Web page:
According to Statistics Canada, the country’s unemployment rate dropped last month by a tenth of a point since October. Canada’s official unemployment rate now stands at 8.5 percent.
The government claims this is because the number of full-time jobs increased by 39,000 in November, which is the third straight month of an increase. Part-time jobs also increased by 40,000 – previously they had decreased in the past two months of October and September.
That means we saw 79,000 new jobs created in Canada – if you believe all the media hype. For most of us, the worst global disaster since The Great Depression of the Dirty Thirties is still rampaging its wrath. I personally know many families which continue to struggle to put food on the table, despite the constant headlines hollering that the economy is improving.
Chances are if you aren’t one of the millions looking for work, you know someone who is. So as you hear the network news anchors boast about our country’s new low unemployment rate, you may ask yourself: “so how come my friend is still out of work?”
Truth is the unemployment rate just doesn’t take into account the very basis for real value employment in this country – or any country for that matter.
The federal government’s statistics do not take into consideration the largest area of employment for the past twenty-years – self-employment.
Image by Tony the Misfit via Flickr
Over the past two decades, companies have been hiring fewer and fewer on staff, favoring the more cost effective approach of bring in people on contracts.
Also, as the economy shrank in the recessions of the 1990’s and today, many people were let go, at times when there were no jobs. Many simply gave up looking for work, and went into contracting as they were unable to find anything else.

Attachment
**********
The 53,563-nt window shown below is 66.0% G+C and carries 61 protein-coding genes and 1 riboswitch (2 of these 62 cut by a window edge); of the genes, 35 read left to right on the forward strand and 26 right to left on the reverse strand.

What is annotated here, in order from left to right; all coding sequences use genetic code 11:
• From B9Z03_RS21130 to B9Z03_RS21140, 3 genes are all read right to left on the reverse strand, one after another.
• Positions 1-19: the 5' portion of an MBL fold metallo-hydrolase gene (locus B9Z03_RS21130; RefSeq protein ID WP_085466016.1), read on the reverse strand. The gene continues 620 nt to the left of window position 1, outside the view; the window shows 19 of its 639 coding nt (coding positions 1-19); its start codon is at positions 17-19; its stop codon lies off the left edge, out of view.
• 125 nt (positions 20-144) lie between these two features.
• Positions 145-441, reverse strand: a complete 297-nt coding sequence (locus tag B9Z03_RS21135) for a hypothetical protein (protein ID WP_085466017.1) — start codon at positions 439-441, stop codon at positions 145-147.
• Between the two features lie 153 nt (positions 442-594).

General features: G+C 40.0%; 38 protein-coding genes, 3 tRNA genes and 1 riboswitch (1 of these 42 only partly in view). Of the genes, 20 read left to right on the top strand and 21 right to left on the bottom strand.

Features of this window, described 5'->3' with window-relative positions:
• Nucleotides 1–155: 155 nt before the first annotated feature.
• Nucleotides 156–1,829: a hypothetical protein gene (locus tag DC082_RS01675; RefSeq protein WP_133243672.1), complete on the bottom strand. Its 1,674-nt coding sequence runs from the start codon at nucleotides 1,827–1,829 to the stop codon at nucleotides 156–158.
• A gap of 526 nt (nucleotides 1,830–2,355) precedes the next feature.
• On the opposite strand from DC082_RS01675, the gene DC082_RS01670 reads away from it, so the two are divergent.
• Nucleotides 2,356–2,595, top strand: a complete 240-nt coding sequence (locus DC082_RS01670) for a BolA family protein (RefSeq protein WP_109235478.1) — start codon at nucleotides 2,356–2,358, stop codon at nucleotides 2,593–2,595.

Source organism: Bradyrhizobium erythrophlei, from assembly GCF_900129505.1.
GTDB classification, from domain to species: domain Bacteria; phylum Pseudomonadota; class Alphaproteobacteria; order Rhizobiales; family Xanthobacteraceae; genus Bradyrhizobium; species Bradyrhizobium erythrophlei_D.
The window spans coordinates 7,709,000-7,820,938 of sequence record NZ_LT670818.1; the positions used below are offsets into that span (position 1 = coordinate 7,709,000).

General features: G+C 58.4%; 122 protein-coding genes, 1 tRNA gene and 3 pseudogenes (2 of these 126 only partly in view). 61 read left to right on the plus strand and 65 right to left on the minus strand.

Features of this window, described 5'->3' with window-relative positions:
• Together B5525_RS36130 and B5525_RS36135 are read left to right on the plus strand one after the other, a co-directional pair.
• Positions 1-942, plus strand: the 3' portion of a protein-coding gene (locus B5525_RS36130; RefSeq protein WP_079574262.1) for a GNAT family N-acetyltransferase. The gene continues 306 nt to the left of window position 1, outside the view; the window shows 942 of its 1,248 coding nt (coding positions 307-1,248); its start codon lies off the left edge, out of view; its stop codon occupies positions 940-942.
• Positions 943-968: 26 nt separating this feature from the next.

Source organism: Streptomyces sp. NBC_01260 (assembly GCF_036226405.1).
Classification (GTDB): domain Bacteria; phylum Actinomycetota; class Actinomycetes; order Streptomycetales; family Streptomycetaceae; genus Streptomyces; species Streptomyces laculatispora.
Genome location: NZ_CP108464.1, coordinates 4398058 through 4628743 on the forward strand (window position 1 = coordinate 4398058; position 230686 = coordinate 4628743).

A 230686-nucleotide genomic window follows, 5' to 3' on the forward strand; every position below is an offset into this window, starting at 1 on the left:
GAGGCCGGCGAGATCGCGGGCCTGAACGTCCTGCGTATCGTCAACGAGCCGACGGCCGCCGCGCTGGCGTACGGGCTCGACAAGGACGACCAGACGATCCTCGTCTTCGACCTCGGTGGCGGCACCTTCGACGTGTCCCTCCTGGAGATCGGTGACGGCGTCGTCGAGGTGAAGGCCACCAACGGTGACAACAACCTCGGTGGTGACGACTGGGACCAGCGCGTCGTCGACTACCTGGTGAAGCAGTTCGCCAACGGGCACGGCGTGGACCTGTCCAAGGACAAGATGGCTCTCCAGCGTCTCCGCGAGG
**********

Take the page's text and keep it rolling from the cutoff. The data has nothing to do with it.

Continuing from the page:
Last month’s self-employment numbers fell sharply by 32,000 self-employment jobs according to Statistics Canada. These numbers are not considered in the unemployment rate calculations, the government thinks of them as more of a wild card which indicates the volatility of the job market.
Not only do the unemployment rates not consider one of the largest sectors of jobs in the country, they also fail to take into account the real money maker for most people – hours worked. The Canadian government only compares full and part-time positions – they don’t take into account the actual number of hours people work, and that’s what really affects most pay cheques.
The total hours worked actually declined last month by 0.3 percent according to Statistics Canada. This means although more people were being hired, they were working fewer hours, so in the end, were being paid less.
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When people don’t make as much as they once did, they cut back on spending, and that means less money being distributed into the economy, which fuels economic downturns such as a recession or depression. Statistics already are indicating that most Canadians plan to spend 40 percent less on holiday gift purchases this year than last year – and last year at this time we were well into the worst economic decline since The Great Depression.
And to add some vinegar to a widening wound, most of the increases in employment were in the education and service sectors.
In the education sector, this increase could be due to budgets needing to be spent before year-end, otherwise the money is gone for good. Meaning next year at this time, we could see a sudden loss of jobs in this sector, as everything eventually balances out.
The December holiday shopping season always boosts employment in the service sector at this time of year, as those in this sector make most of their profits during this time. Many companies in the service sector hire part-time temporary workers to fill the holiday rush, only to be let go either at the end of the year or early in the New Year. So again, these numbers are not a good sign of more jobs and a better economy.
So, how will you know when the economy really is booming again? You’ll know from your own experiences, and the experiences of the people in your life, long before the Canadian government’s statistics confirm what you and your family and friends experience.